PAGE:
Brian Goodell, of Mission Viejo, Calif., won two gold medals in the 1976 Olympics. An all-American, God-fearing golden boy, he segued into a comfortable career in commercial real estate. Until 2008, when he was laid off. As a 17-year-old swimmer, he set two world records. As a 52-year-old job hunter, he’s drowning.
Brock Johnson, of Philadelphia, was groomed at Harvard Business School and McKinsey & Co., and was so sure of his marketability that he resigned in 2009 as CEO of a Fortune 500 company without a new job in hand. Johnson, who asked that his real name not be used, was certain his BlackBerry would be buzzing off its holster with better offers. At 48, he’s still unemployed.
Two coasts. Two men who can’t find jobs. And one defining moment for the men in the gray flannel suits who used to run this country. Or at least manage it.
Capitalism has always been cruel to its castoffs, but those blessed with a college degree and blue-chip résumé have traditionally escaped the worst of it. In recessions past, they’ve kept their jobs or found new ones as easily as they might hail a cab or board the 5:15 to White Plains. But not this time.
The same guys who once drove BMWs, in other words, have now been downsized to BWMs: Beached White Males.
The theme throughout the article is that the effects of the “Mancession” are suddenly more alarming because people like this--Ivy-league educated, BMW driving, white men--might be suffering, too!
I don’t know rightly where to start or stop with this article because it is so very, very loaded. Maren and Doukopil really used the phrase “All American… golden boy.” They really casually reference the easy way in which white men "hail a cab," an un-innocent choice of words, an invocation of the sorts of things white men have been able to take for granted, given cab drivers' well-documented reluctance and outright refusal to stop for men of color. They really suggest that white men used to run the country, as if the presidency of Barack Obama renders invisible the makeup of Congress, the court system, the governorships, business leaders… well, you know. But most disturbingly, they really imply that the situation created by the recession is unfair, not solely because these men “deserve” security because they are educated or made good career choices (that would be problematic enough in and of itself given the unequal access to education and work opportunities, but I digress), but they “deserve” better because they are white and male.
See, the endangered white man myth does not solely rest on the zero-sum argument that white men are increasingly disadvantaged in this country by the gains of women and people of color. The myth is also fed by the fear that being white and male will no longer bring all the old advantages. Claiming that white men are suffering unfairly or disproportionately is the not-so-subtle code for, “Ahh! The old system of privilege is being dismantled and we want to hold onto it!” Many white men have come to see the benefits of the privileging of whiteness and maleness as their due, as rights to which they are entitled. When that privilege seems even remotely challenged, when the systems that have upheld and institutionalized their "exceptionalism" seem no longer to do so, the result is a "real" crisis, i.e. one felt by the people deemed most important in society.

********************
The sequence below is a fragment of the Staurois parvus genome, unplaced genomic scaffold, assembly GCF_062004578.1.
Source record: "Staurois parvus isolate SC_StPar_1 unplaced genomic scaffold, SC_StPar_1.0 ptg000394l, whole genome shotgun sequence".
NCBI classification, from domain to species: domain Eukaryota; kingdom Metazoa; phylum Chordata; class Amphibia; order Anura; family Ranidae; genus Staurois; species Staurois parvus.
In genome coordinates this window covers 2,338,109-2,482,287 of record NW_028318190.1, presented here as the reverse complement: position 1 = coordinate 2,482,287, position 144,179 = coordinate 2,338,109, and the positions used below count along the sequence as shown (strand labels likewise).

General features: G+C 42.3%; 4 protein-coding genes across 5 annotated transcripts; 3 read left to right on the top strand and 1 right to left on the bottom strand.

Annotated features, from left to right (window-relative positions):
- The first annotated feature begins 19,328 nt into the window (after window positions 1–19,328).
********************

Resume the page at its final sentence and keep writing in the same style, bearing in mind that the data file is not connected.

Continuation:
And so, Maren and Dokoupil inform us that the term “ ‘socioeconomically disadvantaged populations’… now includes white males.” This operates at once, as an acknowledgement of class and an ahistorical disappearance of generations of poor and working class white men, commensurate, I guess, with their focus on the plight of white men with the most social privilege. They speculate on the devastating effects the recession may have on the mental health and well-being of these men who might feel less-than-men. And they equate (their problematic definition of) manhood solely with the experiences and existence of upper class white men as they wonder, “Can manhood survive the lost decade?”
The power of the endangered white man myth lies partially in its ability to obscure the plight of people who really are suffering inordinately. In this case, in an admittedly terrible economy in which white men are struggling, they still have relative privilege to everyone else, who are also struggling, but even worse. For example, the alarming statistic around which the Newsweek article is organized is this: “Through the first quarter of 2011, nearly 600,000 college-educated white men ages 35 to 64 were unemployed, according to previously unpublished Labor Department stats. That’s more than 5 percent jobless.”
Y’all… when I looked quickly at BLS statistics for March 2011, the seasonally adjusted unemployment rate for white men 20 and over was 7.7% For black men in the same age group, it was 16.8%
But Newsweek makes it clear to whom we should direct our attention and concern. For the last few years, we have been repeatedly told that the effects of this recession are somehow made more damaging because it purportedly affects men more than women. Now, we learn, its even worse than we thought because it is affecting the men who matter most.